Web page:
James Blackledge combines love of woodworking, collecting to build eclectic showcase of art made from scratch|[2/19/05]

Published 12:00 am Monday, February 21, 2005

He’s not a whittler. That’s not making anything. Instead, he makes things, so he’s a woodcarver.

Whatever he is called, James Blackledge loves his hobbies, woodworking, collecting, art. He’s spending his retirement the way he wants to spend it, and every day is something new.

“I learned how to carve from a friend about 35 years ago, but it was just something to do. Now that I’m retired, it’s what I do pretty much every day,” the 62-year-old Blackledge said in his home on Mount Alban Road.

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He retired from construction work about six years ago, and he picked up his knife. It’s like riding a bike, he said, – you never forget how to do it.

From walking sticks to knife holsters to picture frames to old battle swords, Blackledge can carve most anything he sees.

“When I was working, I traveled a lot, so I gave all my stuff to my son. His house burned down, so I had to start collecting,” he said.

And collect he does – old comic books, airplane liquor bottles, spices. Between Blackledge and his companion, Betty Diggs, who collects dolls, brass and random knickknacks, the two have quite a collection.

She even has a collection of tiny doll furniture she built from wood scraps and toothpicks.

Their home is full of trinkets, all on display somewhere in the house. But soon, there will be no more room, so they’ll just add another room. They’ve done it before – all out of their favorite material, wood.

“We added on this living area about three years ago just to have more room to display everything. The room has a history. The wooden ceiling tiles, windows and the wood for the entertainment center are from Redwood and Bowmar elementary schools, and they date back to 1941. The wooden wall panels came from Jackson International Airport,” said Blackledge.

When working construction, he often got the opportunity to renovate older buildings, and anything that was up for taking, he took.

“It’s better when it has a history,” he said.

Most of the carvings that adorn the walls are made from scratch – some from a basic pattern in books he’s ordered, some carved after looking at similar objects.

One of the first things he experimented with carving was a lock. The lock, made out of wood, actually works.

“That one was pretty primitive, but it worked. I then learned how to make combination locks and screw locks,” he said.

Above the couch hangs a 20-foot long chain attached to a wooden ball and pair of shackles with a lock, all made from a combination of cedar, pine and cypress.

“That one was kind of hard to do, just time-consuming, I guess,” he said.

He’s learned how to make one pattern stretch into many different styles, and once he gets the hang of it, he sometimes doesn’t even need the pattern.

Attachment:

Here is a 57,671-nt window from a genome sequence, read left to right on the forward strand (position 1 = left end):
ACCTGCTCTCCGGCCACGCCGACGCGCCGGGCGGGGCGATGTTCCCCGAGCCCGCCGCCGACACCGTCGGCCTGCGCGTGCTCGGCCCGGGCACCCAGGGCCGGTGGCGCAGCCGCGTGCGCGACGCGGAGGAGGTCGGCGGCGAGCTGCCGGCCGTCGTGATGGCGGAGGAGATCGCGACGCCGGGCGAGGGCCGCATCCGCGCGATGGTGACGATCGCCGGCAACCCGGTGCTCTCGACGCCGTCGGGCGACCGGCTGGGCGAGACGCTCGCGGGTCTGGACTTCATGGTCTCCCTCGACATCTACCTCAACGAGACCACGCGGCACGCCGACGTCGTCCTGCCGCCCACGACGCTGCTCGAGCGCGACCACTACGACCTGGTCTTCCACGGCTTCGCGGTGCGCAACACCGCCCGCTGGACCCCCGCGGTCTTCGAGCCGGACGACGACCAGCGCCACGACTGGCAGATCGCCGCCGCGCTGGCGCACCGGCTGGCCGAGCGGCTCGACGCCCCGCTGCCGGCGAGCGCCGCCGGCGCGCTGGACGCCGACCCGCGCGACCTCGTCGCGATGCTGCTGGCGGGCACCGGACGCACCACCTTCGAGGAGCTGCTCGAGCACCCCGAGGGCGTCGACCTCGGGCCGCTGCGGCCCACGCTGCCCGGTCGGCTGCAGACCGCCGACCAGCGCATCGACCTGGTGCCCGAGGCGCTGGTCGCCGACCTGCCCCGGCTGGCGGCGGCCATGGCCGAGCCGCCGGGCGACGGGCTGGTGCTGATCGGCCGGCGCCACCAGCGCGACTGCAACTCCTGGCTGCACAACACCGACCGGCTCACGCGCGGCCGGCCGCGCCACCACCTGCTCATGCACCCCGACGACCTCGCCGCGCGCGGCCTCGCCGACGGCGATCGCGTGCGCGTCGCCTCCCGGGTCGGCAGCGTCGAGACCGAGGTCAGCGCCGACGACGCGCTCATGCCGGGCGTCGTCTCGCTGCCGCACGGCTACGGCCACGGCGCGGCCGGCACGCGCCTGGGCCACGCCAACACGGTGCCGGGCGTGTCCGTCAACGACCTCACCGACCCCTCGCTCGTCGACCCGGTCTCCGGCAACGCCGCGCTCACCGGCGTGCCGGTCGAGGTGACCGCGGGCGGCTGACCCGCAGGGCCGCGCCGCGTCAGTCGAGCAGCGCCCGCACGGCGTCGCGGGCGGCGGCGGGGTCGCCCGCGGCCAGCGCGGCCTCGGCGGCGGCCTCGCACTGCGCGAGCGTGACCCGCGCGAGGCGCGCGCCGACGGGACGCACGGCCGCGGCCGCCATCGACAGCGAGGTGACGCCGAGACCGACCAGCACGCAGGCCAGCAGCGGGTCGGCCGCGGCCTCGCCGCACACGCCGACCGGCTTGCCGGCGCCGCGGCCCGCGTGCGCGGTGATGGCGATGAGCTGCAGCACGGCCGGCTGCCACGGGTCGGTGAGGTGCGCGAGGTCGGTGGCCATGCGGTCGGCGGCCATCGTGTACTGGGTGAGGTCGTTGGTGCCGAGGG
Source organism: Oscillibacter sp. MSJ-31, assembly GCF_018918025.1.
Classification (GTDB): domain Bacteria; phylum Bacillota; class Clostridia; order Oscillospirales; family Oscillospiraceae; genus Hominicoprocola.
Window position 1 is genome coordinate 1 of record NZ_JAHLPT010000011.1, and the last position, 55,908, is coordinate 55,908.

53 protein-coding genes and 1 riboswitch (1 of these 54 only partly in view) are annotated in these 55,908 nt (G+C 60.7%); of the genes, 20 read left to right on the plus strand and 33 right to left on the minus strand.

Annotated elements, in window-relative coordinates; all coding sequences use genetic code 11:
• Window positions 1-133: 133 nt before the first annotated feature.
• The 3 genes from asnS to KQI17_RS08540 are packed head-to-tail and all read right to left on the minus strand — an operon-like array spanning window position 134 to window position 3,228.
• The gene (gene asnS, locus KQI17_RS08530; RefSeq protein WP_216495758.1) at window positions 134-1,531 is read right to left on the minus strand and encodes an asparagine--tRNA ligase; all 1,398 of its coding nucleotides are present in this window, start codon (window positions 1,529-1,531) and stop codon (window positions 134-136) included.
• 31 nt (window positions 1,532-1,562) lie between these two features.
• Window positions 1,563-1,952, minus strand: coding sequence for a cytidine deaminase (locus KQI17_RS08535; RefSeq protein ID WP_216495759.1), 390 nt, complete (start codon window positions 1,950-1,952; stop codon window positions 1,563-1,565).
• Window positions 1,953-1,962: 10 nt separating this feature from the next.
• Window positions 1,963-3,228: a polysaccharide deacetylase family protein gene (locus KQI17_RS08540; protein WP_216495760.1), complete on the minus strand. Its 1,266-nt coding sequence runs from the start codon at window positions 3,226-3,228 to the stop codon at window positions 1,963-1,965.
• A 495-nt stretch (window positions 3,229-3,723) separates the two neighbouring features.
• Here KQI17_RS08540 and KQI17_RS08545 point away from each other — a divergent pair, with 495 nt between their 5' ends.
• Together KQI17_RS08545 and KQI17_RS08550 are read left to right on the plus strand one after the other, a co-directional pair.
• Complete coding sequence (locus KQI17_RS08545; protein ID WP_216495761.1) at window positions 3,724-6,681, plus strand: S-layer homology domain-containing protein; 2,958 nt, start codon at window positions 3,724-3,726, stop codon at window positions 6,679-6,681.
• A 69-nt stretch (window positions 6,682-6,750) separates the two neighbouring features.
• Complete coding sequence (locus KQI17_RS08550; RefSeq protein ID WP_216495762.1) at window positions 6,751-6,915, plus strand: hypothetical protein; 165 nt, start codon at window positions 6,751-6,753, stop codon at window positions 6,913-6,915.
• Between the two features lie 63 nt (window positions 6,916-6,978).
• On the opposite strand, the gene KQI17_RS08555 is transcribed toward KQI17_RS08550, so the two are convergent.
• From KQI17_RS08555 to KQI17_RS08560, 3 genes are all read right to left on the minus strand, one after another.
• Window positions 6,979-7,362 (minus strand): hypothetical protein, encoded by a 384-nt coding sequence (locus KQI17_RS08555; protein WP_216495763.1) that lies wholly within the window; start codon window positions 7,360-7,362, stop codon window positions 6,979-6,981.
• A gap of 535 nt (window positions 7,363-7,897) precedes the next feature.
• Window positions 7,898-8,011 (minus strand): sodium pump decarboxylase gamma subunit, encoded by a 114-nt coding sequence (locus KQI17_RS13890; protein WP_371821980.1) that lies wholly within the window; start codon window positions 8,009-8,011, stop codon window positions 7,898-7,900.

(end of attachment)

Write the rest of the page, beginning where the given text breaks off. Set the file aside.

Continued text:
“Betty and I work together on projects now most of the time. She wasn’t all that into woodcarving until she met me about six years ago,” he said.

Together the two make a team. He cuts and carves the majority of the bigger items, and she works on the intricate details.

“It takes some patience, but I love it. It’s the only thing that keeps me sitting still,” Diggs said.

Of the hundreds of creations in their home, Blackledge finds it hard to part with any of them.

“She goes to flea markets to sell stuff sometimes, but I don’t. Anything I make, Betty makes me make two of them. She wants one of everything,” he said.

Blackledge and Diggs also have a nice collection of wood to choose from when starting on new projects. Some was given by friends, some they’ve picked up along roads and some they’ve just stashed over the years.

It’s all stored behind their house and in their workshop. The workshop, filled with tools such as a drill press, an air compressor, a band saw, a table saw, a chop saw, a belt sander and a jointer, is where Blackledge spends most of his time.

Lining the walls are stacks of old wood stumps, piles of walking sticks not yet cured – he cures each stick for a year beneath the guest bed before it’s ready – and boxes of deer antlers from friends who hunt.

“The antlers make great details. We use them as handles for our cabinets and drawers, and you’d be surprised, but these antlers make beautiful candelabras,” he said.

Also inside the workshop is a dart board, just to kill time when he’s thinking, and an old wood-burning stove for the colder months.

“It’s cozy. I have everything I need,” he said.

Blackledge said most of his days are spent in the workshop, just piddling, and most of his evenings are spent in the living area they added.

“This is a great way to spend every day,” he said.

Diggs is also retired and volunteers a few days a week at the Salvation Army thrift store, where she finds many of the collectibles.

“I buy the stuff that doesn’t sell. An old leather vest that’s stained, I buy and we strip it to make leather to add to our carvings. You can make a lot out of almost nothing,” she said.

Each and every one of their belongings, whether carved themselves or collected along the way, has its own place.

“Believe it or not, we both know when something is moved or rearranged. I know exactly what’s missing,” said Diggs.

Cleaning all the stuff? Diggs does most of it, but she doesn’t mind. Even for the drudgery, she has a system.

“I usually take everything down and dust the wood, then run all the brass in the dishwasher. That’s all I use my dishwasher for. Just for my stuff,” she said.

“It may be junky,” Blackledge said, “but it’s our stuff, and we love it. I guess it’s just what we like. It makes our home.”